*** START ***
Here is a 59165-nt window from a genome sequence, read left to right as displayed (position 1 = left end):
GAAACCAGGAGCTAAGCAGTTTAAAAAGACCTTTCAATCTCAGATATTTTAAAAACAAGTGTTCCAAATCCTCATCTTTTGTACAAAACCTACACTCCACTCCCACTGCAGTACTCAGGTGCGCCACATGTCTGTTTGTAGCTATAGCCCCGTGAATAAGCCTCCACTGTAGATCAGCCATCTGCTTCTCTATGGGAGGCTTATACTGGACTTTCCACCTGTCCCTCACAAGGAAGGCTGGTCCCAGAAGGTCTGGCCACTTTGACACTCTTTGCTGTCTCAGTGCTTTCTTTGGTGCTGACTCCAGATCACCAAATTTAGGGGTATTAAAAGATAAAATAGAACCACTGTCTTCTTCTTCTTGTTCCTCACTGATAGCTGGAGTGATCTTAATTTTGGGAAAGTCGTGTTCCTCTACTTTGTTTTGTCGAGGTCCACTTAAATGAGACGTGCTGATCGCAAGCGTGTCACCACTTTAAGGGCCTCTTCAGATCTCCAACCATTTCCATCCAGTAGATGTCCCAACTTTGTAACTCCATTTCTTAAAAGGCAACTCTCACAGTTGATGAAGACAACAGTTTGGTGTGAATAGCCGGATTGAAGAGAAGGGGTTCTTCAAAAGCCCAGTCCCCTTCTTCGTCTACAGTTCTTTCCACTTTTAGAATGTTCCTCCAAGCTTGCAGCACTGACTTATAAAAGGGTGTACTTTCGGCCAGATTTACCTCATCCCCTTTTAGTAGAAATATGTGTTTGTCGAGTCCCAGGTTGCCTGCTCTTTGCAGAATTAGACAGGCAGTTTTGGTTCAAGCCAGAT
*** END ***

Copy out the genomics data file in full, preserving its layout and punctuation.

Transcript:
Here is a 59165-nt window from a genome sequence, read left to right as displayed (position 1 = left end):
GAAACCAGGAGCTAAGCAGTTTAAAAAGACCTTTCAATCTCAGATATTTTAAAAACAAGTGTTCCAAATCCTCATCTTTTGTACAAAACCTACACTCCACTCCCACTGCAGTACTCAGGTGCGCCACATGTCTGTTTGTAGCTATAGCCCCGTGAATAAGCCTCCACTGTAGATCAGCCATCTGCTTCTCTATGGGAGGCTTATACTGGACTTTCCACCTGTCCCTCACAAGGAAGGCTGGTCCCAGAAGGTCTGGCCACTTTGACACTCTTTGCTGTCTCAGTGCTTTCTTTGGTGCTGACTCCAGATCACCAAATTTAGGGGTATTAAAAGATAAAATAGAACCACTGTCTTCTTCTTCTTGTTCCTCACTGATAGCTGGAGTGATCTTAATTTTGGGAAAGTCGTGTTCCTCTACTTTGTTTTGTCGAGGTCCACTTAAATGAGACGTGCTGATCGCAAGCGTGTCACCACTTTAAGGGCCTCTTCAGATCTCCAACCATTTCCATCCAGTAGATGTCCCAACTTTGTAACTCCATTTCTTAAAAGGCAACTCTCACAGTTGATGAAGACAACAGTTTGGTGTGAATAGCCGGATTGAAGAGAAGGGGTTCTTCAAAAGCCCAGTCCCCTTCTTCGTCTACAGTTCTTTCCACTTTTAGAATGTTCCTCCAAGCTTGCAGCACTGACTTATAAAAGGGTGTACTTTCGGCCAGATTTACCTCATCCCCTTTTAGTAGAAATATGTGTTTGTCGAGTCCCAGGTTGCCTGCTCTTTGCAGAATTAGACAGGCAGTTTTGGTTCAAGCCAGAT